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Jul 27, 2000

Guatemalan warship visits Belize

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When an anxious viewer called this morning to report that a Guatemalan warship had just docked at the Fort George, I must admit that we were a bit skeptical. But after arriving at the scene there could be no doubt. The question was, what on earth was it doing here? News Five’s Jose Sanchez found out.

Jose Sanchez, Reporting

By the standards of global warfare the Guatemalan patrol boat Utatlan that docked at the Radisson this morning is hardly a battleship. But at eighty-five feet in length, manned by a crew of twenty and armed with a twenty-millimetre gun, she’s a lot more potent than anything in the BDF. But not to worry, the ship’s captain, Jorge Echeverria, explained that the vessel is here as part of training mission that took it as far a field as Cuba.

Captain Jorge Echeverria, Utatlan

“This is a ship that belongs to the Naval School of Guatemala. Right now we are coming from Isla Mujeres. It’s a trip for the naval cadets.”

“It’s a good will visit to show the people of Belize the great friendship we have towards Belize. We will be here only today and tomorrow as part of a training mission to teach the cadets.”

The captain explained that the patrol boat’s usual duties in Guatemala would centre around anti-drug operations, a problem with which we are only too aware. But in the meantime, the trainees on board got a chance to play tourist with a trip to Altun Ha…hosted by the BDF.

Lt. Nelson Castillo, Belize Defence Force

“The ship was scheduled to arrive here in Belize at about 09:00 hours. My job is to be the escort officer for these Guatemalan sailors.”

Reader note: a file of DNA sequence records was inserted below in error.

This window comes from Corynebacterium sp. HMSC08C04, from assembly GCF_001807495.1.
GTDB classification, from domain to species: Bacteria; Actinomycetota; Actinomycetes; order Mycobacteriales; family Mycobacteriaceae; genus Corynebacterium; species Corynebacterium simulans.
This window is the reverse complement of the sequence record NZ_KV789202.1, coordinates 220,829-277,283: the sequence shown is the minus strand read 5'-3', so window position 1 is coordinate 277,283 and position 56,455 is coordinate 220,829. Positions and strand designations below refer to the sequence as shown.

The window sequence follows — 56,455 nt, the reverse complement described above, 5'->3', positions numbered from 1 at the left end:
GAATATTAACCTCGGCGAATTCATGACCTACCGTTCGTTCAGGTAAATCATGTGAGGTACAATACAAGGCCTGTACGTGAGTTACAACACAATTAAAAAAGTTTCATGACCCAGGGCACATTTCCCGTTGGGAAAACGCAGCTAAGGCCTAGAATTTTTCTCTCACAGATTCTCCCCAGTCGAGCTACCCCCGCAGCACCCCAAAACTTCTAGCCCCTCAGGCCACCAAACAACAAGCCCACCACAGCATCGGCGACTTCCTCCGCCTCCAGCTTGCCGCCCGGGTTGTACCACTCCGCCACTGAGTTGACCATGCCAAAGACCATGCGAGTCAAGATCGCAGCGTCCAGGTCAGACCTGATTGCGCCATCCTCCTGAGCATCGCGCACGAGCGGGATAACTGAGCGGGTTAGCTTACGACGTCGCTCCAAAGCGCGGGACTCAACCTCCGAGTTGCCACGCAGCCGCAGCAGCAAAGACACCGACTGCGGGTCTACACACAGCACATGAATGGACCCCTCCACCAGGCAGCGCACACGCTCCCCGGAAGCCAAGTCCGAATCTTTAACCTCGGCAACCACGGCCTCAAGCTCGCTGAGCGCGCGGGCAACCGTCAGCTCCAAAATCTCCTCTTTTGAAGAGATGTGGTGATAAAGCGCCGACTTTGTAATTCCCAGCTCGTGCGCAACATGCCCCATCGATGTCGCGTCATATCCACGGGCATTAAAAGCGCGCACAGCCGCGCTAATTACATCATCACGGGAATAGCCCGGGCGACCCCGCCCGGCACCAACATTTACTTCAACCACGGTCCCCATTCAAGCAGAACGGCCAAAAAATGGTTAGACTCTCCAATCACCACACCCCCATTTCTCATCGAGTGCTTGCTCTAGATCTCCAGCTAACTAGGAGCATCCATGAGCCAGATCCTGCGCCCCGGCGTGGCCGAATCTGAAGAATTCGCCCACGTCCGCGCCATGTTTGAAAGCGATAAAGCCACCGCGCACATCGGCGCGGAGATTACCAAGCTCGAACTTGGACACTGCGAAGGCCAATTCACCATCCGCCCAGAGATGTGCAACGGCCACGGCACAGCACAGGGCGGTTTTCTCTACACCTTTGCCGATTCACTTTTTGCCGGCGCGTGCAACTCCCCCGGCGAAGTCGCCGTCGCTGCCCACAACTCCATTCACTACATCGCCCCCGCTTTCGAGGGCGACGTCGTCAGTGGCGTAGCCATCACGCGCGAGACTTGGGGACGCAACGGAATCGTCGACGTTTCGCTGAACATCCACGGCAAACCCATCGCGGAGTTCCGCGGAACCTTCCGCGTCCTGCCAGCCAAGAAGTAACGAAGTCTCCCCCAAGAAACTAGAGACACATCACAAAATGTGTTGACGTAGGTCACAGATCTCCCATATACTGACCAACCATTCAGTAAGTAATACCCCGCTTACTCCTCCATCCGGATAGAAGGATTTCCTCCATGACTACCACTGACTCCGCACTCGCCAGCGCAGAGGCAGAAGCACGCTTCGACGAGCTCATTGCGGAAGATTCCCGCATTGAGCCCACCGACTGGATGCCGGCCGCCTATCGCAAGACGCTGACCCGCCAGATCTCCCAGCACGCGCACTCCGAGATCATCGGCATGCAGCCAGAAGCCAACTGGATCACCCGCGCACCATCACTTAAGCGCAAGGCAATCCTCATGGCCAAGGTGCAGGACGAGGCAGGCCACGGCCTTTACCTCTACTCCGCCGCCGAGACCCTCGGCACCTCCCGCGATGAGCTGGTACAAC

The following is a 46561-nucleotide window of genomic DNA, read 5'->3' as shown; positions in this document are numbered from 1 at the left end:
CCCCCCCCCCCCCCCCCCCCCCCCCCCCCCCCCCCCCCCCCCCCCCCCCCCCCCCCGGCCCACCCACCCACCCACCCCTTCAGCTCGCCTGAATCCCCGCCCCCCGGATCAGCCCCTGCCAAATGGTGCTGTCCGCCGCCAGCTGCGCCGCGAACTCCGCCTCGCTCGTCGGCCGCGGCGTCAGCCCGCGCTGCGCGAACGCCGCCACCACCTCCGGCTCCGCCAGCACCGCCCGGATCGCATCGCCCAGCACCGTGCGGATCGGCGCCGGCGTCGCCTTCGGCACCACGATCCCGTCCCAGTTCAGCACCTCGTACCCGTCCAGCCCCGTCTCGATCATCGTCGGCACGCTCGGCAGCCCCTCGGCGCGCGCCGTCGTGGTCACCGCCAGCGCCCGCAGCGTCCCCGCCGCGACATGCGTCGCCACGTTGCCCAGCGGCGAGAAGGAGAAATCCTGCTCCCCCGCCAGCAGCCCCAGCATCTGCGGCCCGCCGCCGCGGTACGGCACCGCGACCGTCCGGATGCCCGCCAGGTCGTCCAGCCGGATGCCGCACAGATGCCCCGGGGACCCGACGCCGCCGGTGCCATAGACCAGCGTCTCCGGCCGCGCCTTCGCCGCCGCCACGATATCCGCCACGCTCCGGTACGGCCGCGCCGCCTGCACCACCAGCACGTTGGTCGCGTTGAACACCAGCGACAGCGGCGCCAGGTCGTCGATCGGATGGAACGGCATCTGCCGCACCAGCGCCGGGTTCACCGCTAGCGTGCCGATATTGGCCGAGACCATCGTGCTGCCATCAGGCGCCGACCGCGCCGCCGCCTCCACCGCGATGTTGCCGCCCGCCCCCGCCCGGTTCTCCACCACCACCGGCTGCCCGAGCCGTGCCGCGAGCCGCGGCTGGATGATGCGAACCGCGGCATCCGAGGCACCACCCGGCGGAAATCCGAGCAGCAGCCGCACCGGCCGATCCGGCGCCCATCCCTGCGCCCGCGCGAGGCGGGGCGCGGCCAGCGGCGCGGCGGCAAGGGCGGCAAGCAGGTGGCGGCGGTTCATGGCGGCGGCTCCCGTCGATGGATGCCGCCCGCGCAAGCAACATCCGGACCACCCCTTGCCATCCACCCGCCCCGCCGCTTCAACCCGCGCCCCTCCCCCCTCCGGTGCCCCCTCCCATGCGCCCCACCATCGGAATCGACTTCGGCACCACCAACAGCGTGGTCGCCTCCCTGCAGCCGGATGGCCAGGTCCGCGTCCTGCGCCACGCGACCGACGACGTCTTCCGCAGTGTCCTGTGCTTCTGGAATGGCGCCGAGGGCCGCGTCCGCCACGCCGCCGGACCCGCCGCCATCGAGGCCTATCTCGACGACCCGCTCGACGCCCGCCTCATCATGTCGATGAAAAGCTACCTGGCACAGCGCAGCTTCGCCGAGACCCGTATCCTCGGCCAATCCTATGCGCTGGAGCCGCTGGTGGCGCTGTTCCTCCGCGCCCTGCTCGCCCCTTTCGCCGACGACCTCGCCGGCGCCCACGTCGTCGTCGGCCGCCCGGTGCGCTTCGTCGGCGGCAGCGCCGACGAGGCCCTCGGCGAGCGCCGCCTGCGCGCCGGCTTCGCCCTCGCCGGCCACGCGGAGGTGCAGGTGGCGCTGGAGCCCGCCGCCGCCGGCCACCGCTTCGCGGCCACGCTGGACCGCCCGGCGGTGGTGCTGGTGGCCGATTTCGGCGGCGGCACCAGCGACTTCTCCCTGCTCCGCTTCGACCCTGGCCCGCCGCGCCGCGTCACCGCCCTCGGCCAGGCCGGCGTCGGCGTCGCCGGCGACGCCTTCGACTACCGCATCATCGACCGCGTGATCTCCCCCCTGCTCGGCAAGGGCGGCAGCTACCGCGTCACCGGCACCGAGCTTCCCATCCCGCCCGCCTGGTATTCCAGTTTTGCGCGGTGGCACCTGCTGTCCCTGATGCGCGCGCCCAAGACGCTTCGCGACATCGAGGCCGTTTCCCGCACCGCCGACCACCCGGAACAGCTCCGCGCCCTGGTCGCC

Jose Sanchez

“Do you think this will do better to enhance the relations between Belize and Guatemala?”

Lt. Nelson Castillo

“Surely. This is a step in the relationship, in improving the relationship between us, the Belize Defence Force, and the Guatemalan Forces.”

Those forces also took time out to present gifts to the Guatemalan Embassy, and paid a visit to BDF Maritime Wing Headquarters in Ladyville. While politics was not on the agenda, it would seem that friendly exchanges on the coast are much more productive than kidnappings in the jungle. Reporting for News Five, I am Jose Sanchez.

It is not known if any BDF boats will be paying reciprocal courtesy calls on Livingston or Puerto Barrios. But in the wake of the recent negotiations in Washington such measures appear to constitute what is known in the diplomatic trade as “confidence building measures.”

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Viewers please note: This Internet newscast is a verbatim transcript of our evening television newscast. Where speakers use Kriol, we attempt to faithfully reproduce the quotes using a standard spelling system.

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